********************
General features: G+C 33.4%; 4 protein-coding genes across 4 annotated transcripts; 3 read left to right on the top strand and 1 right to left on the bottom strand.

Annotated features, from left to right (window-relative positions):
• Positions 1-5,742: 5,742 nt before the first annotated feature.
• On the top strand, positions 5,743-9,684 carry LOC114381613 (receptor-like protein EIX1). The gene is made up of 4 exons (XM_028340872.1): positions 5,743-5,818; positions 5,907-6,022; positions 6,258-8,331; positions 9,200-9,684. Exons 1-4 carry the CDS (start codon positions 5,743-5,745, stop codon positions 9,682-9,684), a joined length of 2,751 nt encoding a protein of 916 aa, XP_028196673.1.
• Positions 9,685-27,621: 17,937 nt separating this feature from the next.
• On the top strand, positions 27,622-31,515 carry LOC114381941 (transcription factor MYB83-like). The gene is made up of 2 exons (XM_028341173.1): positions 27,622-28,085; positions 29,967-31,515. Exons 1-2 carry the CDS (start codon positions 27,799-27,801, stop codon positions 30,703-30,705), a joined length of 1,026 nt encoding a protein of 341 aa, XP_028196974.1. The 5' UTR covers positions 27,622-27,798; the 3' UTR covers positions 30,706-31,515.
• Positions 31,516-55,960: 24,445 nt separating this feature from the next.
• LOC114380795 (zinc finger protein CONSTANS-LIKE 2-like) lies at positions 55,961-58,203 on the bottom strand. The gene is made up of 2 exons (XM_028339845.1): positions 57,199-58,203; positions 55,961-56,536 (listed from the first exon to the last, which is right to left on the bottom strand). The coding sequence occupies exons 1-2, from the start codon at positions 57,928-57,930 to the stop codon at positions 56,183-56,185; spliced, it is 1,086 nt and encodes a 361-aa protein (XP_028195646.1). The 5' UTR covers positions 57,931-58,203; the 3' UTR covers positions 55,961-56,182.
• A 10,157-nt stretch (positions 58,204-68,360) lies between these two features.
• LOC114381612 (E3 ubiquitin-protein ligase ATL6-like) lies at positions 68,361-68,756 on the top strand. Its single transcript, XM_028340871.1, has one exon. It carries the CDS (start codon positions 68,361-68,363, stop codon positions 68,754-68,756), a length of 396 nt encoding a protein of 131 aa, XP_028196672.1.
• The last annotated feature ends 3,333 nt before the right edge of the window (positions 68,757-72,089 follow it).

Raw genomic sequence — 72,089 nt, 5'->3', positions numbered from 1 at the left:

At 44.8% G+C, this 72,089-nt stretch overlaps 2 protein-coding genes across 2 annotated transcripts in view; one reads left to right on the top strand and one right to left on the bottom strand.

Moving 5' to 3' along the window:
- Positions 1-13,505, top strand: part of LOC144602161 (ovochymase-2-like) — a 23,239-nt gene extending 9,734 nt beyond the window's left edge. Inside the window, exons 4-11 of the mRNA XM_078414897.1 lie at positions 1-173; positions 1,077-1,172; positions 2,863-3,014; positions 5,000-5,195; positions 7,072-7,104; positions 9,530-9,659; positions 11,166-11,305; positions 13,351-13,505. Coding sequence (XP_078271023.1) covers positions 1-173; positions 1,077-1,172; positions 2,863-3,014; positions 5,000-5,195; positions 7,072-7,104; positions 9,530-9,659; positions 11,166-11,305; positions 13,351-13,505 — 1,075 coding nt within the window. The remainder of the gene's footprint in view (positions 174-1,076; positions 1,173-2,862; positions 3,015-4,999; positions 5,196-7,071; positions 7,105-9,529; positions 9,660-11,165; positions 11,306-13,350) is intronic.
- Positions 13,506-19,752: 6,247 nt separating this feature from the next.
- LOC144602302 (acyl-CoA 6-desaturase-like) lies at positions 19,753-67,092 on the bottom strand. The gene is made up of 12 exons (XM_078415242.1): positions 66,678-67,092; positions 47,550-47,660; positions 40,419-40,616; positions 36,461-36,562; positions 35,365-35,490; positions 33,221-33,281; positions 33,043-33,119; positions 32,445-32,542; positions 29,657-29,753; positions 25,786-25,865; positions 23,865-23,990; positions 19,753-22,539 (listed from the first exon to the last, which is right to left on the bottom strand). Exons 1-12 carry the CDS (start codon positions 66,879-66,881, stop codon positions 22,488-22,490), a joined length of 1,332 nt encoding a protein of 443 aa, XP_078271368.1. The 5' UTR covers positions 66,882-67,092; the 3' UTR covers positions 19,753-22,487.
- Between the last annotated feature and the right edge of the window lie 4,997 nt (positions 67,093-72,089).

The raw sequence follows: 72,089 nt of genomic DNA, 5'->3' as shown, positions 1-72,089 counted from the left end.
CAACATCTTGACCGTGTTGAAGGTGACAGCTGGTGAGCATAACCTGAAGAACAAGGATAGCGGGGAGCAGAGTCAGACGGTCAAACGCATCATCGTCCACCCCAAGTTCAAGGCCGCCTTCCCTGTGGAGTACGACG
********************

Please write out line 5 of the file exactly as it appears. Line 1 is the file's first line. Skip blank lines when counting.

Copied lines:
• Positions 9,685-27,621: 17,937 nt separating this feature from the next.